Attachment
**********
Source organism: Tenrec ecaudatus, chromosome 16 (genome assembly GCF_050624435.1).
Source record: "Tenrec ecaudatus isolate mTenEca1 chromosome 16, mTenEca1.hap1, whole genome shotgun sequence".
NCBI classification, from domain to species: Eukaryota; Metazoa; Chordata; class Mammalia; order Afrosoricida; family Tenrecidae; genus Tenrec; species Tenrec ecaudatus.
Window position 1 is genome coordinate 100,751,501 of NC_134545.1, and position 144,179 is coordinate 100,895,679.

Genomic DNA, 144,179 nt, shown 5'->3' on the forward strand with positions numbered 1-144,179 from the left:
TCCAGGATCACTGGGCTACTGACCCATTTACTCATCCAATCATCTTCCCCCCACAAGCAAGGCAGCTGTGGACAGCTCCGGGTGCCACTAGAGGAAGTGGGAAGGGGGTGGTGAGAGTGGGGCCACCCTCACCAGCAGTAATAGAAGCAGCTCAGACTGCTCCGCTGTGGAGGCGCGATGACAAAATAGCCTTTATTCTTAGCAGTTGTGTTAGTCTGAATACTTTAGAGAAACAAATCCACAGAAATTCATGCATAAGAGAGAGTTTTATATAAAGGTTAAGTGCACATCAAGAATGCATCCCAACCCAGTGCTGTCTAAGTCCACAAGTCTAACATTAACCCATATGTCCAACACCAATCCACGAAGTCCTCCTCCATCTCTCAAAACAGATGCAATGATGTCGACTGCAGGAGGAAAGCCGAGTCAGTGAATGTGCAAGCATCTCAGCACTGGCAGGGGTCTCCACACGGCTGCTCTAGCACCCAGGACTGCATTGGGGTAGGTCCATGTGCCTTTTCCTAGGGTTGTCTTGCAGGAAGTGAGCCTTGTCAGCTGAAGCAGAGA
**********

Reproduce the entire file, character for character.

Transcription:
Source organism: Tenrec ecaudatus, chromosome 16 (genome assembly GCF_050624435.1).
Source record: "Tenrec ecaudatus isolate mTenEca1 chromosome 16, mTenEca1.hap1, whole genome shotgun sequence".
NCBI classification, from domain to species: Eukaryota; Metazoa; Chordata; class Mammalia; order Afrosoricida; family Tenrecidae; genus Tenrec; species Tenrec ecaudatus.
Window position 1 is genome coordinate 100,751,501 of NC_134545.1, and position 144,179 is coordinate 100,895,679.

Genomic DNA, 144,179 nt, shown 5'->3' on the forward strand with positions numbered 1-144,179 from the left:
TCCAGGATCACTGGGCTACTGACCCATTTACTCATCCAATCATCTTCCCCCCACAAGCAAGGCAGCTGTGGACAGCTCCGGGTGCCACTAGAGGAAGTGGGAAGGGGGTGGTGAGAGTGGGGCCACCCTCACCAGCAGTAATAGAAGCAGCTCAGACTGCTCCGCTGTGGAGGCGCGATGACAAAATAGCCTTTATTCTTAGCAGTTGTGTTAGTCTGAATACTTTAGAGAAACAAATCCACAGAAATTCATGCATAAGAGAGAGTTTTATATAAAGGTTAAGTGCACATCAAGAATGCATCCCAACCCAGTGCTGTCTAAGTCCACAAGTCTAACATTAACCCATATGTCCAACACCAATCCACGAAGTCCTCCTCCATCTCTCAAAACAGATGCAATGATGTCGACTGCAGGAGGAAAGCCGAGTCAGTGAATGTGCAAGCATCTCAGCACTGGCAGGGGTCTCCACACGGCTGCTCTAGCACCCAGGACTGCATTGGGGTAGGTCCATGTGCCTTTTCCTAGGGTTGTCTTGCAGGAAGTGAGCCTTGTCAGCTGAAGCAGAGA